My thanks to Nick for the extensions on this multi-part assignment. At the time it seemed like a a great spot to jump in on the SSG again but it just goes to show that I had no idea of everything else that was going to come up in the meantime.
It's with no small bit of irony that I'm using Boxboy's "Overtime" as a title and starting point. Most of this is still in the "very sketchy" phase, mostly because with each new step of the various assignments I kept getting better ideas - so much so that I now have to do a lot of re-focusing and trimming. So any and all help is definitely appreciated!
What happened immediately before?
Narrator (whom we'll call "Joe" for the time being - could be either male or female and still deciding on whether or not to use first person and also still deciding whether or not he / she will function as narrator) had just been formally introduced to the "new guy" ("NG" for discussion purposes), to whom the song is addressed. Joe's boss has asked Joe to take NG under his wing and to show him the ropes.
What's about to happen?
Joe is about to go on a monologue of his favorite topic - overtime. Over the years, no one in this factory has put in more overtime than Joe. By learning just about everyone else's job in the plant, Joe has been able to sit in on any shift at a moment's notice and does so at every available opportunity. In fact, he's turned down numerous chances for promotion because he wants to stay on an hourly wage rather than a set salary. He makes more money that way. By working between sixty to seventy hours any given week, he's been able to provide a lot for his family - summer home, college educations, everything that his spouse or kids wants is simply a matter of clocking in the overtime.
Who is there?
Essentially it's just Joe and NG, but the scene takes place on the assembly line. The setting is a late 1960's / early 1970's state of the art factory (still deciding on type but not sure it matters) where easily at least half the adults of the town (as well as the surrounding towns) are employed. It's noisy, but not so much so that anyone wears protective ear gear (a mistake). Safety placards as well as motivational posters fill any available wall space. Conversations, such as they can be, are usually shouted between next-door neighbors on the assembly line.
Why is this happening?
This is the sticking point. Originally, Joe simply enjoyed working overtime. It helped him to do better for his family. But now there are all sorts of other possible scenarios worth exploring and there's no way to fit them all in such a way that will be worthy of a listener's attention. So, here are a few of the current front-running "whys:"
1) Joe works overtime because he truly does not enjoy being at home. At work he has status and a bit of a mystique but at home he's surrounded by strangers, people he spends practically no time with since he's working 'round the clock whenever possible. As P.D. James might write of him, "Joe just isn't comfortable around strangers."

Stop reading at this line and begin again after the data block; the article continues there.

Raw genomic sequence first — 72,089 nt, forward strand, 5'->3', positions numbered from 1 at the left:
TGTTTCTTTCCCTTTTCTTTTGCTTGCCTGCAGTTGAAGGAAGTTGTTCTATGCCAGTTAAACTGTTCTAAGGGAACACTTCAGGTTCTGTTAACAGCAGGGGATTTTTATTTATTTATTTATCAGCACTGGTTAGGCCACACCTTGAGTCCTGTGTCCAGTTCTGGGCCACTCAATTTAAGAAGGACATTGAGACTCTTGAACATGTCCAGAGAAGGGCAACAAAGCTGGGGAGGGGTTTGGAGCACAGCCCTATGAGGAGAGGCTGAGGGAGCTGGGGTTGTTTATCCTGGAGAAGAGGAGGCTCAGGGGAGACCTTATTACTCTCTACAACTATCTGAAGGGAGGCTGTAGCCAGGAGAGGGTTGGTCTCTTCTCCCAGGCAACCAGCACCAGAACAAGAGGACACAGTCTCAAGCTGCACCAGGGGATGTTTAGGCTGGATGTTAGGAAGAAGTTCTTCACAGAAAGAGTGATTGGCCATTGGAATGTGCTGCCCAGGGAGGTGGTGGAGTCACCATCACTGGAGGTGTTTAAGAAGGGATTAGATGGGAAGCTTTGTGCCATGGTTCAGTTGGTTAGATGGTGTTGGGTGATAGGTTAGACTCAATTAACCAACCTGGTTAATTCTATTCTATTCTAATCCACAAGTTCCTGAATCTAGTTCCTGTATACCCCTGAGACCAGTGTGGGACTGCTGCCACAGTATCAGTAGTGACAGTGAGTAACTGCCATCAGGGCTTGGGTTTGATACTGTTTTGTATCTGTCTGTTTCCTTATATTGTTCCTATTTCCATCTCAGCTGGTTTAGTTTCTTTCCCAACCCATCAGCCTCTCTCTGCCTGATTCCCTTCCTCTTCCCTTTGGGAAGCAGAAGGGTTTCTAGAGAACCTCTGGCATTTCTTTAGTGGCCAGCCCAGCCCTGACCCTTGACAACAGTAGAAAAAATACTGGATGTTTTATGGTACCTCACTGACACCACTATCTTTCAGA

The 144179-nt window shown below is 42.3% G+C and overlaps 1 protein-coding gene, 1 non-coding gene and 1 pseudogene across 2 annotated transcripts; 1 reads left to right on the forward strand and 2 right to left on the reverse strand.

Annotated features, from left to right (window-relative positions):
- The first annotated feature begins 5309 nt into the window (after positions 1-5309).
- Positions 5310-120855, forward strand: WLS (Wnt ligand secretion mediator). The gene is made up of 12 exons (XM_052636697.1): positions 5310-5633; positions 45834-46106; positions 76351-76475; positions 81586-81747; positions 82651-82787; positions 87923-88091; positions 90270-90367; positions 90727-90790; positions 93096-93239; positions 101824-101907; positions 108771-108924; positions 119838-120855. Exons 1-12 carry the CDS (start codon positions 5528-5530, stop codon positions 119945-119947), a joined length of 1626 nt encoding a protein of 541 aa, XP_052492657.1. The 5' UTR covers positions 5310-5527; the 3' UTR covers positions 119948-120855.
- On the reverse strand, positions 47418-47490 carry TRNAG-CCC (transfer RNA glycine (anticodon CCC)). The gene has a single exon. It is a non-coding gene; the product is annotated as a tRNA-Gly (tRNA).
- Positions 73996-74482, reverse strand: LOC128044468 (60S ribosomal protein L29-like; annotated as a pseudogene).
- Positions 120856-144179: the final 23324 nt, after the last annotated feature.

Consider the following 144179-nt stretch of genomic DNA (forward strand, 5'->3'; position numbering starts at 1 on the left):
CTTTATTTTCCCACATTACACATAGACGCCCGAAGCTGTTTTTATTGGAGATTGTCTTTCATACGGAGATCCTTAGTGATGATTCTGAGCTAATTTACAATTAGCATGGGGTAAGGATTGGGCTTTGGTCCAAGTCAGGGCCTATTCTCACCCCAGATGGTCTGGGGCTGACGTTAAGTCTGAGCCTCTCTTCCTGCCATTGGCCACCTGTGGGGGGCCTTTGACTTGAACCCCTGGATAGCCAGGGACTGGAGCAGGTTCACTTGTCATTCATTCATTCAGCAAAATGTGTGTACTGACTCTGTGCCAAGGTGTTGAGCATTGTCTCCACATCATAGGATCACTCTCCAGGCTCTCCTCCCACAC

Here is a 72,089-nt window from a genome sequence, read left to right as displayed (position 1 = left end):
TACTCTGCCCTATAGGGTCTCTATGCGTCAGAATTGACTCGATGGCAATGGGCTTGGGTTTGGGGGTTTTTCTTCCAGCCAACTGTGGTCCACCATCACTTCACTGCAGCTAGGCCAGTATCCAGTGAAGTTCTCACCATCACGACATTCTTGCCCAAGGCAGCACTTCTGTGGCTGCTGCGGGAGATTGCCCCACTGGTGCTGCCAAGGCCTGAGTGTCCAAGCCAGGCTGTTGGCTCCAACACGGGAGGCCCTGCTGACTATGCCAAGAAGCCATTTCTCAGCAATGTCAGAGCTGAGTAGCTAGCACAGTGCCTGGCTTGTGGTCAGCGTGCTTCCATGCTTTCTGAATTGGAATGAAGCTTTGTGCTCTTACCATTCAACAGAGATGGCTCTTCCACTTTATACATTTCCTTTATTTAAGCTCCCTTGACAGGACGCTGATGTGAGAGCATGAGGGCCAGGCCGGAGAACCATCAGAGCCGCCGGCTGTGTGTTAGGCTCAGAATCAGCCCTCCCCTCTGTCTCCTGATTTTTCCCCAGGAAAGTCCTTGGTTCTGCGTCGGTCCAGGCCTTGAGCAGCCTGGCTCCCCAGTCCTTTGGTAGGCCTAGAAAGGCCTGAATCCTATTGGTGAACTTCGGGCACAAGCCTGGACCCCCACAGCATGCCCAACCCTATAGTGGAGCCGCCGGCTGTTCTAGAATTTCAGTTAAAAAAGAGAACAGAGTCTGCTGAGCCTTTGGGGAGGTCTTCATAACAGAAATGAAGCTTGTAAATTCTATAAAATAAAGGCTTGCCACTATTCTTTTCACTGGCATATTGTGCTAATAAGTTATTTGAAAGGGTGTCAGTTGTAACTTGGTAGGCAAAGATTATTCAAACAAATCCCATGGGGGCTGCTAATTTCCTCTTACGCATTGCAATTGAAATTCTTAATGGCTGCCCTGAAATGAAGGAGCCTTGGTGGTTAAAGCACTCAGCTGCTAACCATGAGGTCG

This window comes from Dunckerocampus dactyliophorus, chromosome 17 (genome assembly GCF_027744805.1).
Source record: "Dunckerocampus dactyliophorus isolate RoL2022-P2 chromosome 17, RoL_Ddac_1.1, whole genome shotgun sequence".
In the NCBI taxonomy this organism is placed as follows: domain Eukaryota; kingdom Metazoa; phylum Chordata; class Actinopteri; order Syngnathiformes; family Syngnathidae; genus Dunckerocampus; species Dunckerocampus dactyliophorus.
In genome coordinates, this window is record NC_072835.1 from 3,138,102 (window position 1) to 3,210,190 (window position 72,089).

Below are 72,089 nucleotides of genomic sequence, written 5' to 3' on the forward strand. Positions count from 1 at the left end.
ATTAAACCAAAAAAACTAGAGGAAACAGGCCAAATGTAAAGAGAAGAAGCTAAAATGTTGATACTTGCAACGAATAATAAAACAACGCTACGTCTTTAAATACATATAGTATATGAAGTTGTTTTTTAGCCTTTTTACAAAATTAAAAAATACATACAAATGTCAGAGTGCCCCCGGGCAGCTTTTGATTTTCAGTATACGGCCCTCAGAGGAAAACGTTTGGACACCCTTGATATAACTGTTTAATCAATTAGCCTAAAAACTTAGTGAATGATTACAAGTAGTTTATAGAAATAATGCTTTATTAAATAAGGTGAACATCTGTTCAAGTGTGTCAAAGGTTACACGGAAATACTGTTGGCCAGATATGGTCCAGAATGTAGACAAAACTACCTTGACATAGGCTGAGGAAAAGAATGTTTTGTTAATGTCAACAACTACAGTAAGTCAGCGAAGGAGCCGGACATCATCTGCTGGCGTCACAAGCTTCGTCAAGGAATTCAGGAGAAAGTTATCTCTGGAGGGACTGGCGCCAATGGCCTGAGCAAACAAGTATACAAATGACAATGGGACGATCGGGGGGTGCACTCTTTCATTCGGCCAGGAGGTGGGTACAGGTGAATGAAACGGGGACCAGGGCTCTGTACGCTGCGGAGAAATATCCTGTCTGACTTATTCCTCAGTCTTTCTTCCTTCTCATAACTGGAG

2) Joe has unintentionally passed along a legacy that goes totally against his actions. He works to show his family he loves them. They, especially the children, are learning that love means being away from your loved ones, having as little to do with them as possible. This will certainly affect the entire family's interpersonal skills later in life, not to mention their own family dynamic.
3) Joe has unintentionally given his family the total opposite impression - instead of feeling wanted and cared for, they feel ignored, or worse, bought.
It's certainly possible to weave aspects of each scenario into the narrative, but I think the song will be a lot stronger if I provide it with a sure focus rather than a scattershot approach.
1: time in excess of a set limit: as
a: working time in excess of a standard day or week
b: an extra period of play in a contest
2: the wage paid for overtime
Synonyms of "overtime" are few and far between. Most deal with sports:
For "overtime" or simply "time" -
chime, climb, crime, dime, grime, I'm, lime, mime, prime, rhyme, slime, thyme
NOTE - Silly as it sounds, never would have thought of "I'm" which will be great for possible internal rhymes. Thanks, Nick!
For words ending in "ine" sounds (hey, if it's good enough for Randy Bachman, I'm certainly not above using them):
brine, dine, fine, line, mine, nine, pine, Prine, Rhine, shine, shrine, sign, sine, spine, stein, swine, thine, twine, tyne, vine, whine, wine
align, aline, assign, benign, cloud nine, combine, confine, consign, decline, define, design, divine, enshrine, entwine, high sign, hotline, ice-nine, incline, land mine, malign, opine, plus sign, recline, refine, refine, resign, stop sign, street sign, strip mine, supine
disincline, dollar sign, minus sign, realign, reassign, recombine, redefine, redesign, river Tyne, silver mine, sparkling wine, sulphur mine, table wine, wine and dine
For whatever it's worth - Neighbor rhymes with labor
Rhymes for "work:"
cirque, clerk, dirk, irk, jerk, Kirk, lurk, murch, perk, quirk, shirk, smirk, Turk
bank clerk, berserk, desk clerk, file clerk, Grand Turk, knee jerk, mail clerk, room clerk, shop clerk, town clerk, young Turk
booking clerk, filing clerk, hotel clerk, overwork, postal clerk, shipping clerk, soda jerk
Okay, hopefully this catches me up for the moment! Now the rest of the fun begins.